And then I couldn’t figure out how to install the cartridge. Or how to get the included cartridge out of the barrel. I’d unscrewed the front black section, the writing tip, but the opening in the barrel was too small to get the included cartridge out or my newly filled cartridge in. What the…?!

Baffled, I emailed Ron to ask him what I was doing wrong. Then headed out to run some errands and to grab lunch.

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As I sat in Applebee’s waiting for my lunch, I suddenly remembered the video overview on Pen Chalet’s page and watched that again. Ohhhhhhhhh, THAT’S what I was doing wrong! Instead of unscrewing the black section holding the tip, you have to grab that section and yank it straight out of the pen. Now the barrel opening was large enough for the included cartridge to be removed from the barrel, and I was able to install my refilled cartridge. Back in business. (A side note: Ron answered my email right around the time I discovered my error. Much appreciated.) As they say, when all else fails, follow directions.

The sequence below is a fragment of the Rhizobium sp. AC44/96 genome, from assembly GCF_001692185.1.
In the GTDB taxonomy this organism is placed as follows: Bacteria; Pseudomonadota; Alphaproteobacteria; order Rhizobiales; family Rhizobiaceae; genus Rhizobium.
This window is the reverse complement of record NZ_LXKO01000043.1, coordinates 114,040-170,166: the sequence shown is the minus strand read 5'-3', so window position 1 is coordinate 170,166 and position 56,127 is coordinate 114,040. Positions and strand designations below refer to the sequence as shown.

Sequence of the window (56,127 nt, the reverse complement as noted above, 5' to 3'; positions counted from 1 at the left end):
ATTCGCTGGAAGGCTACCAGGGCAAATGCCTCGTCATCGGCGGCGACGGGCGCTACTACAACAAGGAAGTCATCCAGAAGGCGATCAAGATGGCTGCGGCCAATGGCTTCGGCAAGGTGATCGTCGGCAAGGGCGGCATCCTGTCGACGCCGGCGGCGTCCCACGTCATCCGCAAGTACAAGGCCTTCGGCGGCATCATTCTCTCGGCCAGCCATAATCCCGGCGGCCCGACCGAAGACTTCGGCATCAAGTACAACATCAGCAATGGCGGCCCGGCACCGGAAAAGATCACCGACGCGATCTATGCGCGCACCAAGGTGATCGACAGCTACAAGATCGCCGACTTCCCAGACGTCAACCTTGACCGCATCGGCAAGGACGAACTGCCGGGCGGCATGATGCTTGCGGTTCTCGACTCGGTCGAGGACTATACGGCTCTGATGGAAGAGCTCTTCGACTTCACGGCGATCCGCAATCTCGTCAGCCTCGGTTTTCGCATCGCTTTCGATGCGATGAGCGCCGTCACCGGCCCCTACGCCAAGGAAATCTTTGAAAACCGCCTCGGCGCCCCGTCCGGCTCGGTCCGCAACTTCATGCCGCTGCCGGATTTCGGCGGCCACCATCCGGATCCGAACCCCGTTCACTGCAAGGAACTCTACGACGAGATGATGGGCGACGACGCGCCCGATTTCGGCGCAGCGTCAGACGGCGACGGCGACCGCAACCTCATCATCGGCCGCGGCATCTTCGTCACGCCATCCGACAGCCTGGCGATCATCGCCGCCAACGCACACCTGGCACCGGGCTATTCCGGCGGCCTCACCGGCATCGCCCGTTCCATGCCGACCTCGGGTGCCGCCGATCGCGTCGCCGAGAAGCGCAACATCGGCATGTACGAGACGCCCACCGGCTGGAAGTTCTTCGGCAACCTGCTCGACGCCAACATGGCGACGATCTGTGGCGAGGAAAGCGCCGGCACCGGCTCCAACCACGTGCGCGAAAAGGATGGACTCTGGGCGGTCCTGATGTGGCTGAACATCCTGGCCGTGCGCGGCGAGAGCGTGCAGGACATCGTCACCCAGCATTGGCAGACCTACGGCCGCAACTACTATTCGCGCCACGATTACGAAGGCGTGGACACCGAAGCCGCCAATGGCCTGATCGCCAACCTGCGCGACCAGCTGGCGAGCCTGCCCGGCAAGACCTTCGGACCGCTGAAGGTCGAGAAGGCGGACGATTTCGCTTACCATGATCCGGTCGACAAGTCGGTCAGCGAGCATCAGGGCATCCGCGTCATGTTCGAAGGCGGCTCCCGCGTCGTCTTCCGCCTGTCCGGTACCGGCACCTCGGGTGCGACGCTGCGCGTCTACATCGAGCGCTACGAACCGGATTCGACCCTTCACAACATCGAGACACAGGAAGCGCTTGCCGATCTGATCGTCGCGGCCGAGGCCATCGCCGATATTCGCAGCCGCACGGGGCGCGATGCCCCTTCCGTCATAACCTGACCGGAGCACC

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With that “user error” dilemma conquered, I put pen to paper—Tomoe River Paper, to be exact. Oh, my. What a smooth and lovely writing experience.

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I spent the afternoon hunkered down in our Barnes & Noble café writing letters with this pen, rarely looking up. Immersed, is what I was. Immersed and impressed.